Sunday, April 24, 2011


Dear friends,
My husband Fred passed away yesterday after a long struggle with Alzheimer's Disease. I have been competing in the Poem a Day challenge at Robert Lee Brewer's Poetic Asides blog. Today's prompt was to write a prayer poem. This is what I wrote. Fred is still my muse.


Today I am a widow,
my husband gone from his body,
the hands that caressed me stilled,
the lips that kissed with such
tender strength left open
to let his soul escape.

Lord, as I kiss his sunken cheek
and embrace him through the sheet,
sprinkling tears across his neck,
help me to remember that this
was just a shell, and now,
like you, he is everywhere around me.

Forgive my absence

Dear friends,
Please forgive my recent silence. My husband passed away yesterday. I will be back here with new posts soon.

Monday, April 11, 2011

Toddler on the altar

At church yesterday, I shared the podium with a woman about my age and a tiny girl with pigtails. I was singing the psalm while the Grandma was doing the readings. We don’t usually bring companions to the altar, but the girl was too young to leave alone in the pew.

I found it hard to concentrate on the Bible passages while this adorable child was hiding behind the podium, so small she was invisible to most of the congregation. Grandma did the first reading, I sang my song, and then Grandma got up for the second reading. Just about then, the girl started whispering, “I have to go potty!” To emphasize the urgency, she literally crossed her legs. I thought, Oh Lord, don’t let her go to the bathroom on the altar. Read fast, Grandma. In fact, let me read it so you can take her out.

At that moment, I did not envy the woman’s predicament. Being the lector is kind of a high-pressure job. It’s hard to maintain the proper solemnity with a potty-driven toddler hanging off your legs. But she did finish the reading, and the child held her water.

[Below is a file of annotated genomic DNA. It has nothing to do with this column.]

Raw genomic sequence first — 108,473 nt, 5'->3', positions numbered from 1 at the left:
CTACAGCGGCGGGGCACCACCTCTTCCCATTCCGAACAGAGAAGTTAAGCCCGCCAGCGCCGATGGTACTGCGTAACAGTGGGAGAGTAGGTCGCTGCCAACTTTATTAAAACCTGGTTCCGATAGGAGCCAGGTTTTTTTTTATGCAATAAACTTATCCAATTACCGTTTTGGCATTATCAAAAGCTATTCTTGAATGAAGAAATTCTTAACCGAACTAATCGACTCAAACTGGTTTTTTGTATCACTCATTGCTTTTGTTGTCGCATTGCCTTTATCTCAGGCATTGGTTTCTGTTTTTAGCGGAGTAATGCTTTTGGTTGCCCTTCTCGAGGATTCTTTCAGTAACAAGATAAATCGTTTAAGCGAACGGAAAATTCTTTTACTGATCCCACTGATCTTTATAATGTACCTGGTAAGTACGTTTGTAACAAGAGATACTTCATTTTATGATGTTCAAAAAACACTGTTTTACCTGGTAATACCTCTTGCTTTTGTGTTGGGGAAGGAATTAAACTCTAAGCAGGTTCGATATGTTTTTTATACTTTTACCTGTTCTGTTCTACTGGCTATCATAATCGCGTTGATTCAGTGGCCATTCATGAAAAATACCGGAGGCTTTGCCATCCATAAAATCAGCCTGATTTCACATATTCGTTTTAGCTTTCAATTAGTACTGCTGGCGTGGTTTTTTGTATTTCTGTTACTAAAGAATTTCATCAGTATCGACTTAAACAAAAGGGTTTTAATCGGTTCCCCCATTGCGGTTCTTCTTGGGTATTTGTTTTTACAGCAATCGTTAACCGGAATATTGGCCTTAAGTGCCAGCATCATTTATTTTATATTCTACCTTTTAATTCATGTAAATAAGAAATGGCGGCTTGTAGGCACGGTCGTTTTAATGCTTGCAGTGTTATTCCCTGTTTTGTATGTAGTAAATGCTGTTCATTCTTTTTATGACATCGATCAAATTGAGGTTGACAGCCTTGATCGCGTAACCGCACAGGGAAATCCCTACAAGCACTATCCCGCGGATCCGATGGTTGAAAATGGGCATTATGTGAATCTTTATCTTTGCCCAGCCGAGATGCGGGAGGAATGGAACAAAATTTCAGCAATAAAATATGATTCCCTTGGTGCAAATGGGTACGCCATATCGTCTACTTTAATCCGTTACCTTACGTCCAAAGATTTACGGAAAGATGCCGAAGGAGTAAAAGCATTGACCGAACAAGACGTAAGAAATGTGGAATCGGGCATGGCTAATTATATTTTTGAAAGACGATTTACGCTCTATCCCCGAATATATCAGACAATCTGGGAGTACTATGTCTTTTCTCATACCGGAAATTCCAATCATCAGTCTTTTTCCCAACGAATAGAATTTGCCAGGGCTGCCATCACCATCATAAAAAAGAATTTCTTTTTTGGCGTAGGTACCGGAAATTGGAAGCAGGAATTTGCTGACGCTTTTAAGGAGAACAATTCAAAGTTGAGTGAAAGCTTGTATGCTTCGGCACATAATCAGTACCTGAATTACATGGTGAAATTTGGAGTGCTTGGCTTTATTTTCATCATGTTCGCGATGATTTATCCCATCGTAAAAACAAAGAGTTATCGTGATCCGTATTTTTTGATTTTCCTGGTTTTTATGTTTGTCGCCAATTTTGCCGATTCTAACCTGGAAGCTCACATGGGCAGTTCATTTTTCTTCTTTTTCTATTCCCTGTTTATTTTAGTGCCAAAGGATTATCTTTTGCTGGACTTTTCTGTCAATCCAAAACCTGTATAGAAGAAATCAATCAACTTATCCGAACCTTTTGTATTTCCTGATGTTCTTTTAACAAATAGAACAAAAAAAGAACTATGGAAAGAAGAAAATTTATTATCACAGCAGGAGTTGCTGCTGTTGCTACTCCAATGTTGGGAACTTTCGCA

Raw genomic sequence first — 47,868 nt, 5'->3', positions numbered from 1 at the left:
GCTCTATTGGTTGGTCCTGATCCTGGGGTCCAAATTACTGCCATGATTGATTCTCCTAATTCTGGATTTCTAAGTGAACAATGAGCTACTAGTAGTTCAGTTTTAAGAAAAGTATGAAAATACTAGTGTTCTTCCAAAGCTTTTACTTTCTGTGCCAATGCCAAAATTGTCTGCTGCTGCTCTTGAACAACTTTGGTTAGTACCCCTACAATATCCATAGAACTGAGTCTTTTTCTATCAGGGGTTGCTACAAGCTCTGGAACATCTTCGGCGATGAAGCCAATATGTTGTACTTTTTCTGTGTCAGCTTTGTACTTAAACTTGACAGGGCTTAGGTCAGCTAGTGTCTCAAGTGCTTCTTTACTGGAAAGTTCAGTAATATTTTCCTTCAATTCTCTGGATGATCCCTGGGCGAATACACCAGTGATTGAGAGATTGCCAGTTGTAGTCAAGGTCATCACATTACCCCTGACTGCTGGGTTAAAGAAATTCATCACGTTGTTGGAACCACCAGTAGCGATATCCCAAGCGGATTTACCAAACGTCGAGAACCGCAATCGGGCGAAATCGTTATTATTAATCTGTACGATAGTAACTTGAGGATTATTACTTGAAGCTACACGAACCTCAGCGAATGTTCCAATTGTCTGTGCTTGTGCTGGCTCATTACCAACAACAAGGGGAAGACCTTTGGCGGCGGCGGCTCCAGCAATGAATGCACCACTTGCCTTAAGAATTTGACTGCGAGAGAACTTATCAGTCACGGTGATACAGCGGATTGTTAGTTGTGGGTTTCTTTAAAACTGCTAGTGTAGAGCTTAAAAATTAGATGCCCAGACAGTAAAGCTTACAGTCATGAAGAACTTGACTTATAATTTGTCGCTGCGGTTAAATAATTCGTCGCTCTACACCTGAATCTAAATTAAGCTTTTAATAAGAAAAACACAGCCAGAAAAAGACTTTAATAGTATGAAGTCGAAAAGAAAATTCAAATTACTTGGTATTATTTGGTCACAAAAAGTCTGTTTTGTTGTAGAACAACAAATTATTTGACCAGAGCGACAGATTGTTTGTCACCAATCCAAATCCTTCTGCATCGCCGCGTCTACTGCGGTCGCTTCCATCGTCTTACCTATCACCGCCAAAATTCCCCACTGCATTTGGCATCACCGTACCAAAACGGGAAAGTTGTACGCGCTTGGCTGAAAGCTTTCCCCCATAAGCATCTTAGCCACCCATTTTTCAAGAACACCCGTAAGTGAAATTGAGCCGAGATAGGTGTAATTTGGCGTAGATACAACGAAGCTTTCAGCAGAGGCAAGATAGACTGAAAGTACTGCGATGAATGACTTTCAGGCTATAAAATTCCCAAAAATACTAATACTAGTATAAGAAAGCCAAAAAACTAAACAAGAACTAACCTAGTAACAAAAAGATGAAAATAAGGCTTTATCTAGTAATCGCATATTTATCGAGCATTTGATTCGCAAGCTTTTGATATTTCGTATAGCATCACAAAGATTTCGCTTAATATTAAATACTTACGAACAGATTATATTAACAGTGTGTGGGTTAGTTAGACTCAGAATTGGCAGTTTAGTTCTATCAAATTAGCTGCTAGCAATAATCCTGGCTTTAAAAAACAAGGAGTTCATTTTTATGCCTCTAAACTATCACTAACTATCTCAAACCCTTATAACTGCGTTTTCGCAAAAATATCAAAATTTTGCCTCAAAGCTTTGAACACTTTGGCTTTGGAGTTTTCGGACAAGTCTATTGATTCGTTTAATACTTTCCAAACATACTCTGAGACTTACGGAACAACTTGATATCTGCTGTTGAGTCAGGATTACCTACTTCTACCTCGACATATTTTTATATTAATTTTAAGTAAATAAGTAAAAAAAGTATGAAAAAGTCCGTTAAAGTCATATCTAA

A while later, when I was back at the piano, I saw the woman holding the child against her breast, rocking her. She wore an expression of such contentment. Once again, I thought, “Damn!” (yes, I know, cursing at church) I will never have that. No grandchildren to bring to church and hold in my arms.

I do have step-grandchildren, both young adults now. But we never got that close. We never lived nearby and there were real grandmothers at hand. I was uneasy around small children, not knowing what to do. But the biggest reason we didn’t get close was my husband’s reluctance to make the connection. He did not enjoy small children and felt he had done the fatherhood thing with his first wife. Not only did he not want to have kids with me, but he didn’t feel any drive to connect with his grandchildren. I think it would have been good for all of us, but it just didn’t happen.

It’s funny. I never used to be comfortable around children, but now I’m starting to yearn for their company. Maybe it’s because I’m getting older. Perhaps I need to volunteer somewhere that will let me get close to children, closer than I get now singing for the kids in the religious education program. Close enough to hold a child in my arms. Do you know what I mean?

If you’re struggling with not being a mother, do you think about what it will be like to not be a grandmother?

Friday, April 1, 2011

No Way Baby!

Karen Foster, a Portland, Oregon counselor and speaker, has published a new book called No Way Baby! In it, she offers people like herself, whom she calls "childfrees" information to refute the dumb things people say to them. We're all heard these things: "So, you don't like kids?" "It's your duty to go forth and multiply." "But I want grandchildren." "Who will take care of you when you're old?" and "You'll regret it." Sound familiar?

Of course, those of us who are childless by marriage or otherwise not by choice might have different answers from what Foster offers. She does acknowledge the difficulty of being in a relationship where one person wants kids and the other doesn't. There is no way to compromise on this issue, she says. One person always loses.

Foster is not anti-child and applauds people who consciously choose to be parents, but you get a little taste of her attitude when she talks about being "child-burdened" vs. "childfree."

There's a lot of good information in this book, although it sometimes wanders off course. For example, we don't need the whole history of Social Security or a rehash of the feminist movement. We can, however, find lots of useful information and encouragement for enjoying life as non-parents in this book.

Foster blogs on childfree subjects and has information about this book and her new one at